But just hearing German, wouldn't that...

Well German was not uncommon to us. We knew everybody there is German. When we knocked on the door we knew it must be a German. But it was quiet. There was no one in the home. We took it for granted there is no army, you know, in, in this particular home. Eh, so uh, it was nine of us.

So you, you, you were in Bavaria for how long?

Oh Bavaria I was uh, really the whole of 1948. No, let me know just see. I, I, I'm making mistake over here. Forgive me. I'm making some--I'm making mistakes. I'm making mistakes. It is 1947, in January that I came to Stuttgart. Just a moment. Eh, we, we eh, traveled, we traveled eh, from Poland, we ran away January, 1946. We actually left Sopot in December 1945, but we stayed in Krakow for a few days and we didn't travel 'til 1946 to Germany, to Bayern, to Tirschenreuth. And that's where I stayed a whole year. Had plenty of private lessons over there. Eh, some from a Polish professor. There was a priest eh, who was teaching school before the war. And also my cousin was getting private lessons, but I was getting so much more of it, of it eh, just about daily And then we moved to Stuttgart nine...like January 1947, because I wanted to start the school in Eslingen. There was a Polytechnische Hochschule.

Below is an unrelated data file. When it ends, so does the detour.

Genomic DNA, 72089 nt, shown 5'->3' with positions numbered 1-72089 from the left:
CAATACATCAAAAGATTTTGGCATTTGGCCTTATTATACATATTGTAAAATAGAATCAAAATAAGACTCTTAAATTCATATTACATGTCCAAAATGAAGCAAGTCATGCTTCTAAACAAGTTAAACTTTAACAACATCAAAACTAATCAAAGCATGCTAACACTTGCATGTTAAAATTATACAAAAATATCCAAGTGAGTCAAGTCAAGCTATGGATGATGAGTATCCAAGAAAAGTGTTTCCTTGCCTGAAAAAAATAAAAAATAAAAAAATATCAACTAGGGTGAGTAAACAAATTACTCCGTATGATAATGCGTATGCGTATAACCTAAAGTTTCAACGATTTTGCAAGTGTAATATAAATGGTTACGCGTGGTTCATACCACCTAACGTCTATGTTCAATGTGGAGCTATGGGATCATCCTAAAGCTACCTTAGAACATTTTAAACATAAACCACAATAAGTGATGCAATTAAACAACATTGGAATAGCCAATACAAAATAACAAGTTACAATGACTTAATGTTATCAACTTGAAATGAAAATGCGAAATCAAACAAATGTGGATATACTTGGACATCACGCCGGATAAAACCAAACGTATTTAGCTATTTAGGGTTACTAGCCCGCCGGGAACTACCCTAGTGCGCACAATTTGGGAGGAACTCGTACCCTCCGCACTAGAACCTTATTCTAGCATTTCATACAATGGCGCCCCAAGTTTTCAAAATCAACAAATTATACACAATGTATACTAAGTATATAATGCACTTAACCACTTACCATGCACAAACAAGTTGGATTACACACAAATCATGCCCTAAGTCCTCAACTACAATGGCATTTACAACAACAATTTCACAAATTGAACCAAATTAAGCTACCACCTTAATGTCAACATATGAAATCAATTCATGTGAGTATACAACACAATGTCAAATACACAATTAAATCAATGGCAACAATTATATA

What were you living on?

We lived the... In Tishenroit we were getting food from eh, HIAS, the American organization eh, supported the Jewish people. It was like a camp, even though it was not a camp. We all lived in separate homes, eh. We were supported by the...